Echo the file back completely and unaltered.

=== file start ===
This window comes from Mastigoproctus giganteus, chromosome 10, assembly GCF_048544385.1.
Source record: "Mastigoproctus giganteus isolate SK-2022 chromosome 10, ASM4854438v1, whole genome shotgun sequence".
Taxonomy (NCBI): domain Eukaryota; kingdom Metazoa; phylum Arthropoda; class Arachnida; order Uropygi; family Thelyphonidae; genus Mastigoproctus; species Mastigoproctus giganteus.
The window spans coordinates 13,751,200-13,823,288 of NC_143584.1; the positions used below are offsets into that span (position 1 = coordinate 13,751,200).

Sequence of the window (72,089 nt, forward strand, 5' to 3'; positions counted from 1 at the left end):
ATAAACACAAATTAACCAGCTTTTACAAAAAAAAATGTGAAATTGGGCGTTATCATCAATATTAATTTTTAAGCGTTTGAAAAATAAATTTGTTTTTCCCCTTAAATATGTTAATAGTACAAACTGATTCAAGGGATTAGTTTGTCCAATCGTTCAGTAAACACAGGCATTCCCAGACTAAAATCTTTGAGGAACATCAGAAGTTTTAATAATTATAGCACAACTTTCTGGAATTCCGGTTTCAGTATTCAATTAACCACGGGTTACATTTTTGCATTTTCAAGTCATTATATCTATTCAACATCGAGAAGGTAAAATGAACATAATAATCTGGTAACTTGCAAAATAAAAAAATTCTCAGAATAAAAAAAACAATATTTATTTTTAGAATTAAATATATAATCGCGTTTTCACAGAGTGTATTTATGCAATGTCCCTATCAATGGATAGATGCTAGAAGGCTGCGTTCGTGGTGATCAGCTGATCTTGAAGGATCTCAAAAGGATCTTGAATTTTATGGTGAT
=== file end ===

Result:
This window comes from Mastigoproctus giganteus, chromosome 10, assembly GCF_048544385.1.
Source record: "Mastigoproctus giganteus isolate SK-2022 chromosome 10, ASM4854438v1, whole genome shotgun sequence".
Taxonomy (NCBI): domain Eukaryota; kingdom Metazoa; phylum Arthropoda; class Arachnida; order Uropygi; family Thelyphonidae; genus Mastigoproctus; species Mastigoproctus giganteus.
The window spans coordinates 13,751,200-13,823,288 of NC_143584.1; the positions used below are offsets into that span (position 1 = coordinate 13,751,200).

Sequence of the window (72,089 nt, forward strand, 5' to 3'; positions counted from 1 at the left end):
ATAAACACAAATTAACCAGCTTTTACAAAAAAAAATGTGAAATTGGGCGTTATCATCAATATTAATTTTTAAGCGTTTGAAAAATAAATTTGTTTTTCCCCTTAAATATGTTAATAGTACAAACTGATTCAAGGGATTAGTTTGTCCAATCGTTCAGTAAACACAGGCATTCCCAGACTAAAATCTTTGAGGAACATCAGAAGTTTTAATAATTATAGCACAACTTTCTGGAATTCCGGTTTCAGTATTCAATTAACCACGGGTTACATTTTTGCATTTTCAAGTCATTATATCTATTCAACATCGAGAAGGTAAAATGAACATAATAATCTGGTAACTTGCAAAATAAAAAAATTCTCAGAATAAAAAAAACAATATTTATTTTTAGAATTAAATATATAATCGCGTTTTCACAGAGTGTATTTATGCAATGTCCCTATCAATGGATAGATGCTAGAAGGCTGCGTTCGTGGTGATCAGCTGATCTTGAAGGATCTCAAAAGGATCTTGAATTTTATGGTGAT